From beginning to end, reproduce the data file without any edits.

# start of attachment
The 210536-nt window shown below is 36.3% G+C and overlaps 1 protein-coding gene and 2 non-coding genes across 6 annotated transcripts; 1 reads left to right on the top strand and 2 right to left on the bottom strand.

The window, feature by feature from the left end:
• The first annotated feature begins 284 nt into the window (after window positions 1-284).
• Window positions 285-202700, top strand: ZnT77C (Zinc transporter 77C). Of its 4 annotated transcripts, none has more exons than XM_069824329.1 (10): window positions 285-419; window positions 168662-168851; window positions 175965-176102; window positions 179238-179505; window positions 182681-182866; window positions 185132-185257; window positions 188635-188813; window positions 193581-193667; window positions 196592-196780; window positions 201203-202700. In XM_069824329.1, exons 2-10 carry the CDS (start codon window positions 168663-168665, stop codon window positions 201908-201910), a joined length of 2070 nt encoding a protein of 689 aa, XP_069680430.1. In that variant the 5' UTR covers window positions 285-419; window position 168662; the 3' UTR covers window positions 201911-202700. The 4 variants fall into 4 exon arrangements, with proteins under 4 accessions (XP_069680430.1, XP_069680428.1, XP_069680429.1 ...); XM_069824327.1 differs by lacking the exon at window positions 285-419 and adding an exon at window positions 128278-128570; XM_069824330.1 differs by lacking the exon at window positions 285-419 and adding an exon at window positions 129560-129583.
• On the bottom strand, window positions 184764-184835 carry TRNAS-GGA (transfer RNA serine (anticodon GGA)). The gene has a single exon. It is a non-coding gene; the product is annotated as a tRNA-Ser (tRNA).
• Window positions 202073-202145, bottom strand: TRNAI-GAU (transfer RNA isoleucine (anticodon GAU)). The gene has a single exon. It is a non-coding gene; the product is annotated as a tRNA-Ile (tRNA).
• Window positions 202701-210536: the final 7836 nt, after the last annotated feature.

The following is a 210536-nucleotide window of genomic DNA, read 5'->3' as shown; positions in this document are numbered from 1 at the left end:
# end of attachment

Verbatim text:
The 210536-nt window shown below is 36.3% G+C and overlaps 1 protein-coding gene and 2 non-coding genes across 6 annotated transcripts; 1 reads left to right on the top strand and 2 right to left on the bottom strand.

The window, feature by feature from the left end:
• The first annotated feature begins 284 nt into the window (after window positions 1-284).
• Window positions 285-202700, top strand: ZnT77C (Zinc transporter 77C). Of its 4 annotated transcripts, none has more exons than XM_069824329.1 (10): window positions 285-419; window positions 168662-168851; window positions 175965-176102; window positions 179238-179505; window positions 182681-182866; window positions 185132-185257; window positions 188635-188813; window positions 193581-193667; window positions 196592-196780; window positions 201203-202700. In XM_069824329.1, exons 2-10 carry the CDS (start codon window positions 168663-168665, stop codon window positions 201908-201910), a joined length of 2070 nt encoding a protein of 689 aa, XP_069680430.1. In that variant the 5' UTR covers window positions 285-419; window position 168662; the 3' UTR covers window positions 201911-202700. The 4 variants fall into 4 exon arrangements, with proteins under 4 accessions (XP_069680430.1, XP_069680428.1, XP_069680429.1 ...); XM_069824327.1 differs by lacking the exon at window positions 285-419 and adding an exon at window positions 128278-128570; XM_069824330.1 differs by lacking the exon at window positions 285-419 and adding an exon at window positions 129560-129583.
• On the bottom strand, window positions 184764-184835 carry TRNAS-GGA (transfer RNA serine (anticodon GGA)). The gene has a single exon. It is a non-coding gene; the product is annotated as a tRNA-Ser (tRNA).
• Window positions 202073-202145, bottom strand: TRNAI-GAU (transfer RNA isoleucine (anticodon GAU)). The gene has a single exon. It is a non-coding gene; the product is annotated as a tRNA-Ile (tRNA).
• Window positions 202701-210536: the final 7836 nt, after the last annotated feature.

The following is a 210536-nucleotide window of genomic DNA, read 5'->3' as shown; positions in this document are numbered from 1 at the left end: